A:Essentially the banked track game that the fans of the National Roller League have enjoyed watching all over the world will remain the same. However, it is anticipated that it will be faster, more exciting and better than even bringing even greater appreciation and enjoyment to the fans everywhere. The teams will be stronger. With home and home games, fans everywhere will see all of the teams of the league in action in their home area. The playoffs will be held in the league cities all over the world and the champion will truly be a world champion.
Q:What is meant by announcement that the new ISC will present the "best of Roller Derby and Roller Games."
A:This means that with the disbanding of Roller Derby's IRDL the new ISC as the successor of the National Roller League has available all of the top skating talents and skills of both the IRDL and the Roller Games National Roller League and as a result will be able to skate a game and offer competition whish is the finest in the history of the banked track professional roller skating sport.
Q:If the IRDL and the National Roller League have not combined, what is meant by the statement of one owner who said: "It had to happen that the major skating derbies would join together to forma single upper league?"
A:The enthusiastic owner was referring to the fact the the best players from the former leagues are now skating for the new ISC, a fact long dreamed of by banked track skating fans.
International Skating Conference Games will be played between two teams composed of 5 men and 5 girls on each team, with no more than 5 members of each team permitted on the track at any one time.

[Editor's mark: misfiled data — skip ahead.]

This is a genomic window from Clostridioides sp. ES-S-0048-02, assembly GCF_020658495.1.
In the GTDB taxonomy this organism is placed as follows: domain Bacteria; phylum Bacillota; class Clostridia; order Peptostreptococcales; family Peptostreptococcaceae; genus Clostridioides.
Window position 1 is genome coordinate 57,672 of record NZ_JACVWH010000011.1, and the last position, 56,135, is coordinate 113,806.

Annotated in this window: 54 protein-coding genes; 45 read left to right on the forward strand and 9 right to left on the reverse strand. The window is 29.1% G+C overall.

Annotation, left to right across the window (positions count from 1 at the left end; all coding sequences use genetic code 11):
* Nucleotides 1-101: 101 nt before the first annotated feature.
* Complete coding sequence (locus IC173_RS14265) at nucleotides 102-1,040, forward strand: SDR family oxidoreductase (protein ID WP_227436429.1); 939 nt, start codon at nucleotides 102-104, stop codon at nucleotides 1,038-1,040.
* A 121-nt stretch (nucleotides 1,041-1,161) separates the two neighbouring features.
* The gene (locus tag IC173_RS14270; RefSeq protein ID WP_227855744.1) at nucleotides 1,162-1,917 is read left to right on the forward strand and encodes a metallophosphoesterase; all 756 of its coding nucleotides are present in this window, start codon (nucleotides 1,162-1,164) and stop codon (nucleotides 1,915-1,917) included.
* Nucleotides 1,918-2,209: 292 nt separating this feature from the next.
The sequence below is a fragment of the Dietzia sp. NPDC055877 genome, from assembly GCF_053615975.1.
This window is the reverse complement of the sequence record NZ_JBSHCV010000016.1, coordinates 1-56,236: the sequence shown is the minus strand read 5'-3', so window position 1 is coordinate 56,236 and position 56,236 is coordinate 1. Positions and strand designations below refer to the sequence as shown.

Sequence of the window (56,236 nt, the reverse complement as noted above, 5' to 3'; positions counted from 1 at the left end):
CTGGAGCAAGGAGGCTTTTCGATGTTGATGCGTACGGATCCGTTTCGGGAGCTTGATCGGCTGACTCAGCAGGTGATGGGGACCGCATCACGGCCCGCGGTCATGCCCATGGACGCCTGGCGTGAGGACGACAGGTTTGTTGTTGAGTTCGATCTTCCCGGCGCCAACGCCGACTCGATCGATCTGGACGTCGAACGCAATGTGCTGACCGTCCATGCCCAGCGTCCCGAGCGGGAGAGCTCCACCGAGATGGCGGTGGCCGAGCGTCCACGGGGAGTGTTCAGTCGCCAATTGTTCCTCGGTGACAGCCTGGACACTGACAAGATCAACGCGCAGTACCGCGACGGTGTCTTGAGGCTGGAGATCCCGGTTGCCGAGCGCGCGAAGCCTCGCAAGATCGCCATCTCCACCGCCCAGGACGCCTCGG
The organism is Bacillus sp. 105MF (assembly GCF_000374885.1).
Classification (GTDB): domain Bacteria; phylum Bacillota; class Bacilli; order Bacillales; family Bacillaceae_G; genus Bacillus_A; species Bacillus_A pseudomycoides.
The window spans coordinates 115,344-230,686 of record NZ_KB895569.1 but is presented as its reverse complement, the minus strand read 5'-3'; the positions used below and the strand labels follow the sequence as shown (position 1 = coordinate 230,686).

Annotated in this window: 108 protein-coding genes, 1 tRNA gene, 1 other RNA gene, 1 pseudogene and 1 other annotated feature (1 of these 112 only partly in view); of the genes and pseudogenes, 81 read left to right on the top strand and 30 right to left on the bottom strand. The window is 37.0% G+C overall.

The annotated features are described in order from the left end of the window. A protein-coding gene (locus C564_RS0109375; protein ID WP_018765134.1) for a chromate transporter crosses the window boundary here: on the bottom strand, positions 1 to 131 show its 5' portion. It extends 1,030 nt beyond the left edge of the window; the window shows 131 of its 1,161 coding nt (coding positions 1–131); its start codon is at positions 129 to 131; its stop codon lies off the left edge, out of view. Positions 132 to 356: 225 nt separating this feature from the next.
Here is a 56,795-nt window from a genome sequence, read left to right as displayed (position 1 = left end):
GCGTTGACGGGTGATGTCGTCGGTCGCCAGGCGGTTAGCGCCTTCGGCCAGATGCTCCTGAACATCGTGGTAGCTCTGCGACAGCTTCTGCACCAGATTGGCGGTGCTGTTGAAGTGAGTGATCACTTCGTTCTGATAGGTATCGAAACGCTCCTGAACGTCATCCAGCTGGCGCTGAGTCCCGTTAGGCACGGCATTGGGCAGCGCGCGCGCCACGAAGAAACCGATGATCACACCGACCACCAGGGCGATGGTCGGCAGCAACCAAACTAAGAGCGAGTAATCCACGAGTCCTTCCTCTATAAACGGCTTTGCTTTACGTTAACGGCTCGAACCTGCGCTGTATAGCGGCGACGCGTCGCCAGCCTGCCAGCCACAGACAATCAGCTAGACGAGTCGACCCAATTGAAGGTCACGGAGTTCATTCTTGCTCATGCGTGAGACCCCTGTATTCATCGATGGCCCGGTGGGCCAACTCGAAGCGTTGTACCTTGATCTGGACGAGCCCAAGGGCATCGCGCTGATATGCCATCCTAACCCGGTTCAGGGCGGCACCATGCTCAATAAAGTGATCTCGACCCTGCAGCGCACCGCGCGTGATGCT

1. The track shall be oval shape. It should be covered with tempered masonite. The outside edge of the track should be protected by a handrail with sturdy padded upright posts placed at intervals of approximately 10 feet. A safety kick rail shall be fastened to the top pf the track made of lumber bent to the curvature of the track. The track should be banked from the inside to the outside rail.
1. A minimum of one and a maximum of three officials shall be present in the infield at all times. If more than one official is present, one official shall be designated as head referee and shall be responsible for the final decisions on rule interpretations during the course of the game.
2. A medical trainer or doctor must be present or immediately available at all times.
3. A game announcer or track-side commentator shall be designated for each game.
4. A statistician will be designated for each game to record and tabulate the scoring and other game statistics as required.